Emerald – The Most Valuable Member of the Beryl Family

At one time all green gemstones were refered to as emeralds.  When we were able to determine that not all green stones were emeralds, we also discovered that some of the Egyptian Queen Cleopatra’s Emeralds were infact another less expensive green gemstone called Peridot.

Hooker Emerald Brooch Smithsonian

Photo by J McKercher

This is the 75ct Hooker Emerald Brooch.  This brooch is found at the Gem and Mineral Collection of the Smithsonian’s National Museum of Natural History.

After determining that not all green stones were emerald gemmologists were then able to determine that emerald has the same chemical composition as Aquamarine (light blue or light green), Heliodor (yellow/golden), Goshenite (colourless), Green Beryl lLight green), Bixbite (red) and Maxixe (dark blue that fades in daylight).  These are all varieties of beryl.

They are all Beryllium Aluminum Sillicate [Be3Al2(SiO3)6].  It is the trace impurities of chemicals that cause the different colours.  Emeralds have trace elements of chromium, aquamarine is coloured by iron.  If you have a beryl that is a light green, but not the deep green tone of emerald, then it is called green beryl and it may be coloured mainly by iron.  The GIA now identifies beryl coloured green by vanadium as emerald, Gem-A does not.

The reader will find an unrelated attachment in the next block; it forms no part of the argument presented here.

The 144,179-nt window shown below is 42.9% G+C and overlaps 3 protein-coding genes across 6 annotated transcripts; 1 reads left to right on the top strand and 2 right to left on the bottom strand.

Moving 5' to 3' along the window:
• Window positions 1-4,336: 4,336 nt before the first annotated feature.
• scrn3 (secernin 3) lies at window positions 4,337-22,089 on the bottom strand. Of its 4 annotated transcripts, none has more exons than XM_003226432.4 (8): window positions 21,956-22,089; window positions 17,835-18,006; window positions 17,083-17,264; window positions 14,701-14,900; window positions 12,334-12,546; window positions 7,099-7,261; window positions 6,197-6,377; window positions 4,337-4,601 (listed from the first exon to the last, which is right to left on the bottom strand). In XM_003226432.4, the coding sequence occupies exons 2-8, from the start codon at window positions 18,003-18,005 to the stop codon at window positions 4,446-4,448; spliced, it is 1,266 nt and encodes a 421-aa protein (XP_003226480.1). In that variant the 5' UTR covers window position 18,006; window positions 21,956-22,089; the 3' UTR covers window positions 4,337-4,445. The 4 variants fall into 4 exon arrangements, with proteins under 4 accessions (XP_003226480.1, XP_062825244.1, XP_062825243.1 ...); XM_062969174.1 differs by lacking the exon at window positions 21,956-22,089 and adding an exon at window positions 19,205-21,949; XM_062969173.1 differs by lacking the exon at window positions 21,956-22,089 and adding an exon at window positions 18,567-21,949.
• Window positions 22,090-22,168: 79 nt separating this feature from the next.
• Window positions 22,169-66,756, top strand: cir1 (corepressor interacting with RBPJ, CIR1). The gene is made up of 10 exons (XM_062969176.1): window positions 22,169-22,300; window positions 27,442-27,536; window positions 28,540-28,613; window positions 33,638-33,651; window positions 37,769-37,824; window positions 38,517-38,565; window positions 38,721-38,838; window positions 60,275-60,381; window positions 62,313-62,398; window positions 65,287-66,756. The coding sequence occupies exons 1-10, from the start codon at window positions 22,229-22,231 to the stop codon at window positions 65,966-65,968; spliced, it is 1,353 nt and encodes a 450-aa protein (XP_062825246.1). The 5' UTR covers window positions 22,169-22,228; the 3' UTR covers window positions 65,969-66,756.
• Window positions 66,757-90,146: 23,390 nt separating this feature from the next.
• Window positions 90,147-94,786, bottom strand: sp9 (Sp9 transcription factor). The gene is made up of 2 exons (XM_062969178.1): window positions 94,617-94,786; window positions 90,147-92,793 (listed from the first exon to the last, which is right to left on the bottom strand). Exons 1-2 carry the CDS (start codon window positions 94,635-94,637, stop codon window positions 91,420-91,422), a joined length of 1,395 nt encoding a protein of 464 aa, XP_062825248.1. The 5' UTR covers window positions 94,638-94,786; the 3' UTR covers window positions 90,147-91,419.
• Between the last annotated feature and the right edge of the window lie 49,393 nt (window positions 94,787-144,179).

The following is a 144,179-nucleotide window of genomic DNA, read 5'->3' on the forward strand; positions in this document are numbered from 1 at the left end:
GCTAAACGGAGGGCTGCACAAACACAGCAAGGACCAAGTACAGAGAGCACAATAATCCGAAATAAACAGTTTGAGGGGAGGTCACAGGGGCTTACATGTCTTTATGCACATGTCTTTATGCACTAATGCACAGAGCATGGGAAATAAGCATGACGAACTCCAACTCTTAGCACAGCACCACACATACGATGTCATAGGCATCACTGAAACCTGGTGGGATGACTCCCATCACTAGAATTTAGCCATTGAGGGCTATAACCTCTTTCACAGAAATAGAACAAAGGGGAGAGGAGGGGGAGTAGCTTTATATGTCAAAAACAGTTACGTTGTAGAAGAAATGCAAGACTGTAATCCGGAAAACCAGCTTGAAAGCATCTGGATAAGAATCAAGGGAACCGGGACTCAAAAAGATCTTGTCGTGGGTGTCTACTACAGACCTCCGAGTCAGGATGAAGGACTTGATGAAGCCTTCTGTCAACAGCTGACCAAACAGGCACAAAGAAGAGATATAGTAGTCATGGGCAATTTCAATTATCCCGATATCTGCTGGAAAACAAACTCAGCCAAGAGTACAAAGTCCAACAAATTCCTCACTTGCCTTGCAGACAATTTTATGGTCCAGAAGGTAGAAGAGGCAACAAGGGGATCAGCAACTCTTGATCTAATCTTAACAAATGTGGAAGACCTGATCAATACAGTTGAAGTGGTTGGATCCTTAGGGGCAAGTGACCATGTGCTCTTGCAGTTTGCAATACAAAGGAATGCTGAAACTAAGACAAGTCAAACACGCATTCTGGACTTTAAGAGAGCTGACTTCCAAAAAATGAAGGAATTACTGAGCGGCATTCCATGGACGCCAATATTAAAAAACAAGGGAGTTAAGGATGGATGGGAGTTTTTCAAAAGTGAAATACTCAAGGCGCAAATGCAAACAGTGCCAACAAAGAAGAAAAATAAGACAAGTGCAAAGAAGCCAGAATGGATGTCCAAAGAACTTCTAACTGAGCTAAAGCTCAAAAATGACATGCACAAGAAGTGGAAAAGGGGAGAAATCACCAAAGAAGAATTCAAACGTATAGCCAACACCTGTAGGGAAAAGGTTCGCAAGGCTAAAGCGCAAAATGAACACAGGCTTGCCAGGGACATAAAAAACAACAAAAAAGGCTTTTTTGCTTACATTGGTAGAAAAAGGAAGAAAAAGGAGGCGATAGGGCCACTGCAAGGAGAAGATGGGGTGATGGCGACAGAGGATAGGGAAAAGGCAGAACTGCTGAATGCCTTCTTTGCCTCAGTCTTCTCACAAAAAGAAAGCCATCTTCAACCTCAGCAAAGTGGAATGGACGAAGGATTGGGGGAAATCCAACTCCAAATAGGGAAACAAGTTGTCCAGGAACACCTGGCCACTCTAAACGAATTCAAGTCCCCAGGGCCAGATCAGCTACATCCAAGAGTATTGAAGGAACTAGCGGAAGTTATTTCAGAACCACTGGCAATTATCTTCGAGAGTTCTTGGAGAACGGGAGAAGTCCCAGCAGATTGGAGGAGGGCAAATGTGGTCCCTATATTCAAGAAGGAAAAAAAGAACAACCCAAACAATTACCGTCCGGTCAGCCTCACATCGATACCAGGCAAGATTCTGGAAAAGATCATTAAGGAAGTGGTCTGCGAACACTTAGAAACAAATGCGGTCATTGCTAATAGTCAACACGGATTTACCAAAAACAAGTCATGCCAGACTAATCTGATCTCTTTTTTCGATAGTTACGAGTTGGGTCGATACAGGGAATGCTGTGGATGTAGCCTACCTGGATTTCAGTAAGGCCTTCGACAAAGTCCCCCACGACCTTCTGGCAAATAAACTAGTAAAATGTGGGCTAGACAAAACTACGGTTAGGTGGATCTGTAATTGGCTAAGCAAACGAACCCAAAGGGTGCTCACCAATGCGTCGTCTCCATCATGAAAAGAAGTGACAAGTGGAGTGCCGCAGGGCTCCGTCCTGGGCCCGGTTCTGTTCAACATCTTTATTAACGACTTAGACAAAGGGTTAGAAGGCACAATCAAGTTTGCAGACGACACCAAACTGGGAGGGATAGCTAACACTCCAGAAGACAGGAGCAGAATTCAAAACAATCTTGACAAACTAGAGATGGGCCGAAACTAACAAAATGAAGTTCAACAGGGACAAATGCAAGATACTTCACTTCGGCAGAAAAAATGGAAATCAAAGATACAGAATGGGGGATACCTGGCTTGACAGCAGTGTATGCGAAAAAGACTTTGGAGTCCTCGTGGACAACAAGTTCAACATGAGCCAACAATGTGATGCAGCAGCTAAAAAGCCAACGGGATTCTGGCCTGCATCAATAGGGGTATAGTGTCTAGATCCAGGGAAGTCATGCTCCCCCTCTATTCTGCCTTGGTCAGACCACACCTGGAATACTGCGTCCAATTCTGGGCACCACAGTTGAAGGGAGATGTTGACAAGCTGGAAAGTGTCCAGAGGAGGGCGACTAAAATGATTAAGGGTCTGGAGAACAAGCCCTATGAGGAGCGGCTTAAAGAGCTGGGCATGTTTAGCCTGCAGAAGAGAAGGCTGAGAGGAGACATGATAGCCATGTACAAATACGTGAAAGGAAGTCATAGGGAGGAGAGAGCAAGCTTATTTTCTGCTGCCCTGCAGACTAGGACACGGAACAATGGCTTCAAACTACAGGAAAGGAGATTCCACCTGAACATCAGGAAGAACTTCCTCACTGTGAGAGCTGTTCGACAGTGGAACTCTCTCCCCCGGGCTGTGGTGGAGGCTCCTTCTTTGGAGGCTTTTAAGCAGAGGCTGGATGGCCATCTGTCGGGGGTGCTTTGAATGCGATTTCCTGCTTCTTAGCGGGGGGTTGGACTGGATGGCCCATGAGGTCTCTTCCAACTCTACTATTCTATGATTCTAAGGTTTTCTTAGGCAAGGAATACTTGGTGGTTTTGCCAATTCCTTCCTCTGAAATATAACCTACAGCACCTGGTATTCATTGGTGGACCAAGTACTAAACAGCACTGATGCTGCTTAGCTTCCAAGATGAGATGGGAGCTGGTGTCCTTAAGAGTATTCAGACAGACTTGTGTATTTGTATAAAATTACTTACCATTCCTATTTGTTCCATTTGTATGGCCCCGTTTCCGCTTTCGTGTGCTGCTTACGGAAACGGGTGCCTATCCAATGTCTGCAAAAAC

Morganite at the Smithsonian

Photo by J McKercher

Emeralds can be found in Afghanistan, Brazil, Colombia, India, Packistan, South Africa, former USSR, Zambia, Zimbabwe and the USA.  The best ones come from Colombia.

Emeralds at the Smithsonian

Photo by J McKercher

Most emeralds on the market today are treated to increase their durability and to enhance their colour.  An emerald at a very good price may actually be a synthetic, this means it has the same chemical composition and crystal structure as the natural emerald, but it was grown in a laboratory.   Don’t go by the rule that if it has inclusions then it is natural, many synthetic methods leave tell-tale inclusions in the synthetic stone.  A good gemmologist can determine if it was created by the hydrothermal method or the flux synthetic method.

Emeralds at the Smithsonian

Photo by J McKercher

Be very careful when purchasing an emerald!  Maybe it is green beryl, peridot, an imitation emerald or a synthetic emerald.  If you can afford a natural emerald you should find out what treatments has it undergone.  Time to make friends with a gemmologist.


Gladiator fight

Flickr photo by H Splinter

Pliny the Elder (AD23-AD79) reported in his Historia Naturalis that, in olden days, beryls were used as eye glasses.  It is said that the Emporer Nero watched galiator fights through an emerald.  I guess he could afford emeralds without many inclusions!

Your Input (Join our poll or scroll down and leave a comment) – Emerald is winning the poll!

I plan to introduce different gemstones alphabetically.  I will start with “A” (Ammolite) and see where it leads me.  Leave a comment and let me know if you have a favourite gemstone that starts with the letter “F”.  Take the poll!  Can you name a reference to a gemstone in a song, movie or book?


About Jen McKercher

Jennifer McKercher teaches gemmology at the Canadian Gemmological Association. A passion for gemstones drives Jen to learn as much as she can about the wonders of gemstones and how they enhance our lives.

Posted on July 14, 2011, in Individual Gemstones and tagged , , , , , , , , , , , , , , , , , , , . Bookmark the permalink. Leave a comment.

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